Doctors Remove 200 Magnetic Balls From Toddler's Stomach

A medical team at a hospital in Russia has removed more than 200 magnetic balls from the stomach of a two-year-old boy, without the need for incisions or open surgery, the Moscow City Health Department has said.

The parents of the boy had sought medical advice after they noticed the appearance in his stool of the foreign objects. His stools were black, which is a sign of bleeding in the digestive tract.

Ultrasound and X-ray examinations revealed the presence of the balls, which Mir TV reported were part of a game set.

The team at Moscow's Research Institute of Emergency Pediatric Surgery and Traumatology, decided it would be safer to remove them endoscopically.

Pediatric surgeon Anastasia Kharitonova said that collection of balls was too big to remove all at once, and so after inserting the endoscope into the child's stomach, the medics carefully took them out up to four pieces at a time, she said in a statement, reported on the health department's website.

Surgeon with tools
A surgeon with surgical tools in an operating theatre are shown in this illustrative image. medics removed 200 magnetic balls from the insides of two-year-old boy, according to Russian media reports. Matthew Horwood/Getty Images

Kharitonova was concerned that balls might end up in the oesophagus or the intestines, a "dangerous" situation because they could attach to each other, which risked "damaging the tissue" and creating perforations," she said.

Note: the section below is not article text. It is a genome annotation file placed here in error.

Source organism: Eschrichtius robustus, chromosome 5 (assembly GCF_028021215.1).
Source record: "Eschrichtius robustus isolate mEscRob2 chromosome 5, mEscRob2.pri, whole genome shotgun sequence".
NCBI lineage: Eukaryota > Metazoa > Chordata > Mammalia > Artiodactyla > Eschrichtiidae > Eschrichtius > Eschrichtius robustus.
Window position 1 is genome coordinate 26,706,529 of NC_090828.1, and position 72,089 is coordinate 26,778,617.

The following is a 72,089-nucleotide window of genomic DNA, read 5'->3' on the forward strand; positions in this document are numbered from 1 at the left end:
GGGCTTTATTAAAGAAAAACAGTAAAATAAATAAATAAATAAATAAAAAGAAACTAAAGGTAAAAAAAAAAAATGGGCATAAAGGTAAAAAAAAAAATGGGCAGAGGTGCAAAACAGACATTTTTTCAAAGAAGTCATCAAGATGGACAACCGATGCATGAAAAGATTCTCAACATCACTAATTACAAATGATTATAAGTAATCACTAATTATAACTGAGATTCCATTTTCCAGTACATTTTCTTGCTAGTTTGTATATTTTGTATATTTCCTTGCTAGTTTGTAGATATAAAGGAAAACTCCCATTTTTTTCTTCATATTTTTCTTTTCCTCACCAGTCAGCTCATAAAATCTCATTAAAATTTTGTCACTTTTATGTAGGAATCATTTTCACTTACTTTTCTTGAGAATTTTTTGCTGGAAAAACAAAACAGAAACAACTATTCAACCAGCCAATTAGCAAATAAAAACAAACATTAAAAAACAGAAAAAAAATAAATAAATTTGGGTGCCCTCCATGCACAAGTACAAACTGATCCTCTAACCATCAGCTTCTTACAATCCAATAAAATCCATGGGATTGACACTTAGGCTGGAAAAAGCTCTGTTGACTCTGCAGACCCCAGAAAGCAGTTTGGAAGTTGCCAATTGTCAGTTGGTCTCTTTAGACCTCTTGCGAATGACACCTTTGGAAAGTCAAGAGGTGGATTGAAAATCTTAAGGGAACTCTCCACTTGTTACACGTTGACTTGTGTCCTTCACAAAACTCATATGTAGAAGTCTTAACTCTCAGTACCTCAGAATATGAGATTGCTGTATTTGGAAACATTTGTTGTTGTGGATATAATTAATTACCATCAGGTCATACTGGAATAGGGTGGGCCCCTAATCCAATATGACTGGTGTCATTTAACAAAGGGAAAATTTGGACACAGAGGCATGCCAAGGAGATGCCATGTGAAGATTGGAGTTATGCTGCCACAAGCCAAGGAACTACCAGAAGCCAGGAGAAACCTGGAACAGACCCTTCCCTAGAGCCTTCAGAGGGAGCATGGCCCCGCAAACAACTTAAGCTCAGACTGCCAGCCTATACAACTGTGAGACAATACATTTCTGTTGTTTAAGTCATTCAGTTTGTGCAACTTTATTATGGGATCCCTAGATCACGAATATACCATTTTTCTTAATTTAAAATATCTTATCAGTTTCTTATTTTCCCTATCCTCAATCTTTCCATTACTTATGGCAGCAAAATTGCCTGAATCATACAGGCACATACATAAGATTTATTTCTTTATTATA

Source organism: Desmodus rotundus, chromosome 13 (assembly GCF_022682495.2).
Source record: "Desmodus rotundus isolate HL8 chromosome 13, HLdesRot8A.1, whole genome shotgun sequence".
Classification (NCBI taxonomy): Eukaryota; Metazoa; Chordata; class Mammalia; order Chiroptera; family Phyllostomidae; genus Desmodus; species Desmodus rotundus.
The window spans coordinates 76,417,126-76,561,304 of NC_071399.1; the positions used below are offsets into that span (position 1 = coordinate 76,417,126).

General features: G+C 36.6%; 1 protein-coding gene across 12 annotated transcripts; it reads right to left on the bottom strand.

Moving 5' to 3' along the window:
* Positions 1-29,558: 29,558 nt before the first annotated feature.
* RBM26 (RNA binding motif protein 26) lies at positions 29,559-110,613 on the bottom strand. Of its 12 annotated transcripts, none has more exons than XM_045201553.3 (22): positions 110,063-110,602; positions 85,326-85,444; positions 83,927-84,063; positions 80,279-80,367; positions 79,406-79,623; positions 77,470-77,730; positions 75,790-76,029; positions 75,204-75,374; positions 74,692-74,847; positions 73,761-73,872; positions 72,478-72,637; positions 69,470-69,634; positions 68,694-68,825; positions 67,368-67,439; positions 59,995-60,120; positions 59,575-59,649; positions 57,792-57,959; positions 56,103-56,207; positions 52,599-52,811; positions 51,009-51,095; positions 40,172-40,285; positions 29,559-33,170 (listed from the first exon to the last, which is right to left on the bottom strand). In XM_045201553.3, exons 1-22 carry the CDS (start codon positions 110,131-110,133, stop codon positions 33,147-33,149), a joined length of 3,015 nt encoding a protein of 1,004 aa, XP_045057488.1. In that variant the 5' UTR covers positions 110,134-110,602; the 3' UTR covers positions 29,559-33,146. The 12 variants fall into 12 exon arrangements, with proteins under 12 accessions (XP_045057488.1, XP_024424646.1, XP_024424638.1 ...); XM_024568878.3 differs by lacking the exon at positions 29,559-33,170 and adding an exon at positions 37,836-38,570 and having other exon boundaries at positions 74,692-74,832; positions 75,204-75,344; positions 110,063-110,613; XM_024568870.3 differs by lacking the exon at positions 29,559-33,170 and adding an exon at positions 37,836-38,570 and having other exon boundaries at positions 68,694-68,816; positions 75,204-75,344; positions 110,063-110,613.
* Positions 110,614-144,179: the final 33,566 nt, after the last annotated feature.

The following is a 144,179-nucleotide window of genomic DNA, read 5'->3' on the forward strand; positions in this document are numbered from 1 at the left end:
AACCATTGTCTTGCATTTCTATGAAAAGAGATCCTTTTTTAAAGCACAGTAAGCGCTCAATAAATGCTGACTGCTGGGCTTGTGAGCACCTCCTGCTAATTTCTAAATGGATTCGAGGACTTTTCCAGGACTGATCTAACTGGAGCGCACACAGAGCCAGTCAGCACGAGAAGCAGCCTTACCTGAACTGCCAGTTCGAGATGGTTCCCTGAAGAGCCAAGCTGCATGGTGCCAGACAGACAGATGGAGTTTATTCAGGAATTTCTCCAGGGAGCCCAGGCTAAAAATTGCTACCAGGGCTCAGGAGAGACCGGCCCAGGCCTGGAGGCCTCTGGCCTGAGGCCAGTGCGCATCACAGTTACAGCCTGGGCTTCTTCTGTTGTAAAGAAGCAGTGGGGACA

"This kind of situation can result in severe peritonitis," she added, referring to the condition of inflammation of the abdomen wall. At the end of the two-hour procedure, 209 balls had been removed.

There have been a number of similar incidents in Russia this year. In January, a medical team in the Tomsk region removed more than 30 magnetic balls from the stomach of a three-year-old boy, Mir 24 reported.

In February, surgeons in Voronezh had to remove 12 magnetic balls from the stomach of a nine-year-old girl who had swallowed them while filming a video for TikTok, the news outlet reported. She took three weeks to recover from the operation and suffered tears to her intestine.

In another incident in February, doctors from Kolomna, in the Moscow region, saved the life of an 11-year-old boy who had been admitted into hospital complaining of abdominal pain and vomiting. A medical team found four magnets in his small intestine which they removed, the news outlet 360 reported.

Children's surgeon at the Kolomna hospital, Dmitry Matyushenko told 360: "If a child swallows one ball, it is not so dangerous, but if there are two or more of them, they adhere to each other and cause damage to the intestinal wall, (causing) intestinal obstruction, peritonitis."